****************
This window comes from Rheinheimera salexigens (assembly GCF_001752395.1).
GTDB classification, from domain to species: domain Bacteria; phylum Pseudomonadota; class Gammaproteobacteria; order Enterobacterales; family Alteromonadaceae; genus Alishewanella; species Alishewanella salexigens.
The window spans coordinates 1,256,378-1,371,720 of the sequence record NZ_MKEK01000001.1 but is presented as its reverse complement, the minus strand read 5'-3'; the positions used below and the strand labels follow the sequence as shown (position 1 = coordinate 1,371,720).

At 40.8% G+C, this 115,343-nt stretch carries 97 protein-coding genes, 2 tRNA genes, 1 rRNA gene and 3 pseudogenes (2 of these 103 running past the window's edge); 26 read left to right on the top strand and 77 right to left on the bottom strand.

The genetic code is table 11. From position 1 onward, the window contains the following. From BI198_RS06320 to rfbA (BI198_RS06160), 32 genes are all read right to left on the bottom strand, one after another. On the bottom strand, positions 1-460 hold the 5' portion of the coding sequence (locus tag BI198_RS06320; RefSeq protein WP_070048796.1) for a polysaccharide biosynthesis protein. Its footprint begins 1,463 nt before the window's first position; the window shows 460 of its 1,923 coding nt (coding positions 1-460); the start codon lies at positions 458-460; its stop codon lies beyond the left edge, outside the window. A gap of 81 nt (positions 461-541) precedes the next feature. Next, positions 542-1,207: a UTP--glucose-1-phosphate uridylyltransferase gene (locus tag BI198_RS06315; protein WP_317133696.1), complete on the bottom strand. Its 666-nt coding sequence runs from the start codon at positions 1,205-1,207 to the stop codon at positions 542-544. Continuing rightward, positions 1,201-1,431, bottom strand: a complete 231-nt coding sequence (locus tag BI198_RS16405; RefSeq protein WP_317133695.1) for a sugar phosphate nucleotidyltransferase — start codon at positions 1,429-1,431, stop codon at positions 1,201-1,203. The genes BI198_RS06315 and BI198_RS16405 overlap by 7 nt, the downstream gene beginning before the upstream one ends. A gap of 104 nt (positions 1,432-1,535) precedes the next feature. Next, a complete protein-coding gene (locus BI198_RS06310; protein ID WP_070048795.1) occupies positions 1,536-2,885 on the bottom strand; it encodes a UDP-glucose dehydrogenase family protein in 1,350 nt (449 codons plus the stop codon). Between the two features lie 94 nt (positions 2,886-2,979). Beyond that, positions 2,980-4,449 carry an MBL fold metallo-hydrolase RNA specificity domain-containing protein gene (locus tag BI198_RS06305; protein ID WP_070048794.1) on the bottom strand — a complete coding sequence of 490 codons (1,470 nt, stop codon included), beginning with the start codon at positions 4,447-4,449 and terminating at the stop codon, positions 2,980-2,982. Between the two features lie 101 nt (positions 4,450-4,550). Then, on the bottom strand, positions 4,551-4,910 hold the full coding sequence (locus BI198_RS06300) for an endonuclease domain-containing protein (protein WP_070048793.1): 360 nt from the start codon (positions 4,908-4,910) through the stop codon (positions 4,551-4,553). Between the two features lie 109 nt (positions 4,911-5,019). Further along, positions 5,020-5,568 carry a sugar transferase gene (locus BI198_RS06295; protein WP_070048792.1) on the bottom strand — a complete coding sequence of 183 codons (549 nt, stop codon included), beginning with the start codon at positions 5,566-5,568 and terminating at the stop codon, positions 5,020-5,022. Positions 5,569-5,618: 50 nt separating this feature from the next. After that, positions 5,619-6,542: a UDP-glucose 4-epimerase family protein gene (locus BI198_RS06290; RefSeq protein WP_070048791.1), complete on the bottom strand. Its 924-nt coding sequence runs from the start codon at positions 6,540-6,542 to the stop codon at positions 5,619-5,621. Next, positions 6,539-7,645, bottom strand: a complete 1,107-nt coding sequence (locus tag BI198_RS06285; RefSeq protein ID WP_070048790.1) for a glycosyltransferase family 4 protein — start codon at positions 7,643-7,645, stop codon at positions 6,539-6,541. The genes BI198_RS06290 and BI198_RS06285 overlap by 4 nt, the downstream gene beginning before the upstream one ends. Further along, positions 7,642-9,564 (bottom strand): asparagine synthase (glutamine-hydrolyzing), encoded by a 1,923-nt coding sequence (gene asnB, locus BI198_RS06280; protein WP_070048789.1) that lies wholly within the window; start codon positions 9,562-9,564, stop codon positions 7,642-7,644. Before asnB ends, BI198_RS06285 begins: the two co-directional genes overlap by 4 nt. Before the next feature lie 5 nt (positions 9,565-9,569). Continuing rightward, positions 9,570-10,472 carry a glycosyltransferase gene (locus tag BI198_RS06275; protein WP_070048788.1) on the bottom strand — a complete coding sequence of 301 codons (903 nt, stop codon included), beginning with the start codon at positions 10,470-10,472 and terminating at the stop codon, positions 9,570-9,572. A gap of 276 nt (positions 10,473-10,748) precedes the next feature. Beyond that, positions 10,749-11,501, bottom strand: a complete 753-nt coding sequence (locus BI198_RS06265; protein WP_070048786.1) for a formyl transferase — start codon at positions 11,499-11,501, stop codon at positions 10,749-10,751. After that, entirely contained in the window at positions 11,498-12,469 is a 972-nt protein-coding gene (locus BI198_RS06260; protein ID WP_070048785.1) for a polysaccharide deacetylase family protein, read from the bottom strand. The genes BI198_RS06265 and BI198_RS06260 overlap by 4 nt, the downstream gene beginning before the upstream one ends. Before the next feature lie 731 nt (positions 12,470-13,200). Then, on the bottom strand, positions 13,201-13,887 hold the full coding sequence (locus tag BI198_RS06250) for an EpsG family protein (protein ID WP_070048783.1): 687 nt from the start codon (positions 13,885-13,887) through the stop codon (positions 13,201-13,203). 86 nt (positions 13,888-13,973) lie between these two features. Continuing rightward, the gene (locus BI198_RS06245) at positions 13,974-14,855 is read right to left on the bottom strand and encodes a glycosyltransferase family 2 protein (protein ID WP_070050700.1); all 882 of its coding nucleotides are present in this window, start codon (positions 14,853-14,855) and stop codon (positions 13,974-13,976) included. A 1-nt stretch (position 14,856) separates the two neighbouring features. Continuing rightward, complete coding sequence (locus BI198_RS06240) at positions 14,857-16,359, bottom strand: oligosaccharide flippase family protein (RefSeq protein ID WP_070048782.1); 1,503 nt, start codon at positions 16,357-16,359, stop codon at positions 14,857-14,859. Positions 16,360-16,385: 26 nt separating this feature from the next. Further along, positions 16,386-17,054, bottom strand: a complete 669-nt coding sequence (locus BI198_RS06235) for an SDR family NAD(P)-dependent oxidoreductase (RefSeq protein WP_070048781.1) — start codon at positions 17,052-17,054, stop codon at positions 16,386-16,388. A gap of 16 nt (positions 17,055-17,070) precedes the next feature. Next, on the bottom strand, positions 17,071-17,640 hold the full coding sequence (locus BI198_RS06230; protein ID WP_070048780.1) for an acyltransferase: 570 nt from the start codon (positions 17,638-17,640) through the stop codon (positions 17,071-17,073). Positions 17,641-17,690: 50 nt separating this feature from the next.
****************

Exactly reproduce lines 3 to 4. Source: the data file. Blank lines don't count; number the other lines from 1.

The window spans coordinates 1,256,378-1,371,720 of the sequence record NZ_MKEK01000001.1 but is presented as its reverse complement, the minus strand read 5'-3'; the positions used below and the strand labels follow the sequence as shown (position 1 = coordinate 1,371,720).

At 40.8% G+C, this 115,343-nt stretch carries 97 protein-coding genes, 2 tRNA genes, 1 rRNA gene and 3 pseudogenes (2 of these 103 running past the window's edge); 26 read left to right on the top strand and 77 right to left on the bottom strand.